Here is the good news: Yes! You can have more than one cone biopsy or LEEP. In a weird way, that's good news because it means that, if you're like me and have a recurrence, you don't have to have a hysterectomy necessarily.
Recurrence is uncommon, about 4% for early stage cervical cancer, but when it happens, you have to decide what to do. If you've had children and are done, maybe a hysterectomy is acceptable to you, but if not or you want more children, you will want the least invasive surgery possible.
However, the bad news is that your cervix is not an unlimited creation, and my surgeon told me that three surgeries was the limit. They simply run out of tissue to remove. Well, I reached that limit because I had a LEEP and a cone biopsy just 2 months apart, and a year later, I had another cone biopsy. That was the last procedure I had to have.
This is also why a really good surgeon is important because the best ones will take the least amount of tissue necessary, preserving as much of your cervix as possible.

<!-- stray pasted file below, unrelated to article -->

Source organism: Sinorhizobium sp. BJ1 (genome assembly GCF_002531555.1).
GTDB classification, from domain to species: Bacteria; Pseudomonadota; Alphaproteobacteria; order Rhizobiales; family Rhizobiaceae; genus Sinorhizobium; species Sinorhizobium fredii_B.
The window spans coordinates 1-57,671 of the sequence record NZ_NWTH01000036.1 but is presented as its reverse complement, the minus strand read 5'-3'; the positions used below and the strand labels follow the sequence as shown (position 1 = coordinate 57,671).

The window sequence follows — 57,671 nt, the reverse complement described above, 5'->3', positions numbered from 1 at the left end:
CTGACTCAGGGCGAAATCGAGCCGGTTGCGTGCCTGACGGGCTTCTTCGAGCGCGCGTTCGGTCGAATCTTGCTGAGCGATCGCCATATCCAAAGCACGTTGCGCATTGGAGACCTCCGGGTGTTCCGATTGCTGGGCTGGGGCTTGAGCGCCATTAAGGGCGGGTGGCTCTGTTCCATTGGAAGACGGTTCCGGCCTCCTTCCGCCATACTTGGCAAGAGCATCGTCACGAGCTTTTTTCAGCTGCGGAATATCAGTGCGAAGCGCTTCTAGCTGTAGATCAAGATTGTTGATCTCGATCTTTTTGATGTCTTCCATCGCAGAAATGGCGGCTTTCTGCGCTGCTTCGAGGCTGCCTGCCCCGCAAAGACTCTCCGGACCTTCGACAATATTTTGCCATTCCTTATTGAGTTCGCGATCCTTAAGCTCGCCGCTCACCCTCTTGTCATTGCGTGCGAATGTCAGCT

While they do hurt (at least most of us think so), colposcopy biopsies don't count. They are quite minor compared to a cone biopsy. They are like a small pinch of tissue that grows back quite quickly and leaves no scar or damage. Like when you bite the inside of your cheek--it heals quickly on its own. Those are not considered "procedures."
Of course, if the cancer had come back a third time, I could have looked into trachelectomy, which is a more invasive surgery, but finally, my body took over and put the HPV to sleep, which is how it's been for many years now. I don't believe hysterectomy has to be the only answer you're given for a recurrence.
This is another example of why frequent followup Pap smears are so important--if you do have a recurrence, it will be caught very early when it's a much simpler problem to deal with. While I didn't like going to the oncologist every 3-4 months for the first 3 years, I was able to keep my uterus. Oncologists will stress the importance of follow-up with you, and I am living proof that they're right. Most women never have a recurrence statistically-speaking, but don't assume anything!